Geeky Bubble: Rebels Chat – Wolves and a Door & A World Between Worlds

In their recap of “Wolves and a Door” and “A World Between Worlds,” Johnamarie and Maria discuss the return of Ahsoka and the purpose behind it, Ezra’s last lesson from Kanan, and the manipulation of time and space.

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Episode Details

  • Size: 106 MB
  • Length: 1 hour and 55 minutes

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4 comments on “Geeky Bubble: Rebels Chat – Wolves and a Door & A World Between Worlds

  1. Pingback: Podcasts in Review | Roqoo Depot

  2. Heartwrenching podcast! You ladies did a lovely job. JM, you mentioned Thrawn creating art and as far I recall from the EU, he isn’t an artist who creates it like Sabine Wren. As a strategist, he collects and observes art the same way someone would assemble and study data to defeat their enemies. He’s analyzing it from a cold calculated perspective. As interesting as it would be to see Thrawn and Sabine discussing art, it made sense to me that she’d be discussing the Mortis painting with a different person who understands aspects of the Force. Thrawn’s a tactician who understands military matters but I doubt he grasps understanding of the Force. In the season three finale he referred to the Bendu’s presence as “Jedi devilry”.

    It’s not until you mentioned Ezra learning his last lesson from Kanan about letting go (and I also got chocked up) that I realized the biggest criticism people have for Ezra for is the same thing that kept him from falling to the Dark Side: his constant mistakes. Rather than make one drastic permanent fault of succumbing to that darkness and be consumed by it forever, he made many small blunders along the way and each time took a different lesson from them. Yes, he trusted Maul. Yes, he summoned a monster out of anger. Yes, he disobeyed Hera and ran off to Tatooine. And every time he came back to his family to say, “I was wrong. I’m sorry”. I believe that constant lesson of self-discipline is what gave Ezra the courage to accept Kanan’s fate and the humility to overcome temptation to control time and space. Rather, Ezra is a protector of the Force and will set aside his own wants and needs to save Lothal.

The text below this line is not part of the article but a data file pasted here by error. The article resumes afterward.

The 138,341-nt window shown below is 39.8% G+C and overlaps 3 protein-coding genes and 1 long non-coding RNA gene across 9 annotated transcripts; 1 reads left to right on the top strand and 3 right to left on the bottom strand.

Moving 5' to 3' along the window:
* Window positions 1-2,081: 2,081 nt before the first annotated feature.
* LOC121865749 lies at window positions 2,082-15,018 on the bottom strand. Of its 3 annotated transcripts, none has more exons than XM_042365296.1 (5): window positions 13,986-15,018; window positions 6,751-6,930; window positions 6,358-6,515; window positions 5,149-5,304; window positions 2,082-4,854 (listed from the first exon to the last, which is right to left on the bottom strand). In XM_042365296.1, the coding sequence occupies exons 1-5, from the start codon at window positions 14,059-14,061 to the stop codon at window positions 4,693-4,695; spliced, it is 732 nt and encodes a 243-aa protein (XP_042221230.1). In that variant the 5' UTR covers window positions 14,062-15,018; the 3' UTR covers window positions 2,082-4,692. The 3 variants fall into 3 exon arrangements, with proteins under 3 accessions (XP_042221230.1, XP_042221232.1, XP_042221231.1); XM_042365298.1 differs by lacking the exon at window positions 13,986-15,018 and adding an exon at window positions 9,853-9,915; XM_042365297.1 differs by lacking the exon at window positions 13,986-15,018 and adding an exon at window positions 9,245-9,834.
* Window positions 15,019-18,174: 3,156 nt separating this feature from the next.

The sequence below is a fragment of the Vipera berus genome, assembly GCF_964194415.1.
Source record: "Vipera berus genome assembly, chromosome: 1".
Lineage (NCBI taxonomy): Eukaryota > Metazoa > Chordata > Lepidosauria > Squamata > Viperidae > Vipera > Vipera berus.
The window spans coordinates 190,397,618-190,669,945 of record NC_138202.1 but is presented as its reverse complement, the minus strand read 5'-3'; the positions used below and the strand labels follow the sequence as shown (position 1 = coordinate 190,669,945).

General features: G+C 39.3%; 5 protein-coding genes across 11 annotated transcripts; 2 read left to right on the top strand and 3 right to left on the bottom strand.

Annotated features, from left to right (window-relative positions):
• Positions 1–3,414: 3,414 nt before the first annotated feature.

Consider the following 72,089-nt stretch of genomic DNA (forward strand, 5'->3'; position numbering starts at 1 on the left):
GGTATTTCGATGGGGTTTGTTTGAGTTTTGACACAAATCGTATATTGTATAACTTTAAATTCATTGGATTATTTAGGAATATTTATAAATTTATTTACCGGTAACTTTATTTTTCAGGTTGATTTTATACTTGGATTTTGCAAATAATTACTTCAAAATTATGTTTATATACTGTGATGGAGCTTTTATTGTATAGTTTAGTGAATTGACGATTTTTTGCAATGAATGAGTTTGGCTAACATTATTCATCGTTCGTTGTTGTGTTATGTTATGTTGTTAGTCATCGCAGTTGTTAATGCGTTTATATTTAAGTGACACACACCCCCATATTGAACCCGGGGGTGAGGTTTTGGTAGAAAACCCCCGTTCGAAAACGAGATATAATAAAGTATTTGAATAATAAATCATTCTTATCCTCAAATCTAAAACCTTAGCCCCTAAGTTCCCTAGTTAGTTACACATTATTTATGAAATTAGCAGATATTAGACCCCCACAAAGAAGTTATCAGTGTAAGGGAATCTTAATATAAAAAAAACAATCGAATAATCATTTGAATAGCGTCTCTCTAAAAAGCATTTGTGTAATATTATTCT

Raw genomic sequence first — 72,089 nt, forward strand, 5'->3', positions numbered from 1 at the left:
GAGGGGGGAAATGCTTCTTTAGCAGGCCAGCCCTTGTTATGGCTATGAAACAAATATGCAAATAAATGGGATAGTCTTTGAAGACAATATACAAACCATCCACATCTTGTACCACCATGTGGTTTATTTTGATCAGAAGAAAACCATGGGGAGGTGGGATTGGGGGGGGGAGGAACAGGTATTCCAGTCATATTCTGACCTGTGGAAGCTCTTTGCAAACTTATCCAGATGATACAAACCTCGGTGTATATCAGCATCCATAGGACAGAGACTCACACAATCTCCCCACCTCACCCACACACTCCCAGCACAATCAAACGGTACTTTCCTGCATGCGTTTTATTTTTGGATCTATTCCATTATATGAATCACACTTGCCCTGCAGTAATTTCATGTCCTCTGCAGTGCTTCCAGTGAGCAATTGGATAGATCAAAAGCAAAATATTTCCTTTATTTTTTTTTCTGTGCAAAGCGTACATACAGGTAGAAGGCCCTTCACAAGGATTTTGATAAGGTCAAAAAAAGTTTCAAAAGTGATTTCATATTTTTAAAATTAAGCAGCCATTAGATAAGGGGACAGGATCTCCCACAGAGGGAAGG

• Johnamarie Macias

      Everything you just said about Ezra makes my heart sing! The dark side was never going to be his path. He was close to it a few times, but he ultimately had the support system and foundation to make the right choices. And like you said, those small mistakes were constantly reinforcing his lessons. Gah, I love that character so much, hehe!

      • His trial-and-error ways reminded me a lot of Anne Shirley from “Anne of Green Gables”. Anne constantly gets into trouble but towards the end she tells Marilla all the lessons she learned from her mishaps: accidentally dying her hair green was a lesson in vanity, getting scared in the woods was a lesson about too big of an imagination, injuring her ankle taught her not to accept foolish dares, etc. Marilla was also fair not to rub it in too hard for Anne, she was firm to balance out her brother Matthew’s empathy. The Cuthbert siblings provided the support that orphan Anne needed to grow and she blossomed into a remarkable woman.

        If you look back on youtube to comments people made when the show first came out, it was all “Ugh, annoying street brat” regarding Ezra. I can’t blame them, I also thought he was cute and snarky but skeptic if he could handle bigger challenges. “Rebels” did start off very kid-friendly and then it got more intense and complex as time went on. Looking back after four seasons, now we can tell the storywriters had ideas for all of the characters’ journeys and laid out the groundwork carefully. I’m trying to get one of my friends who is hooked on the EU into “Clone Wars” and then “Rebels”; telling her how awesome Kanan is should be a good lure!

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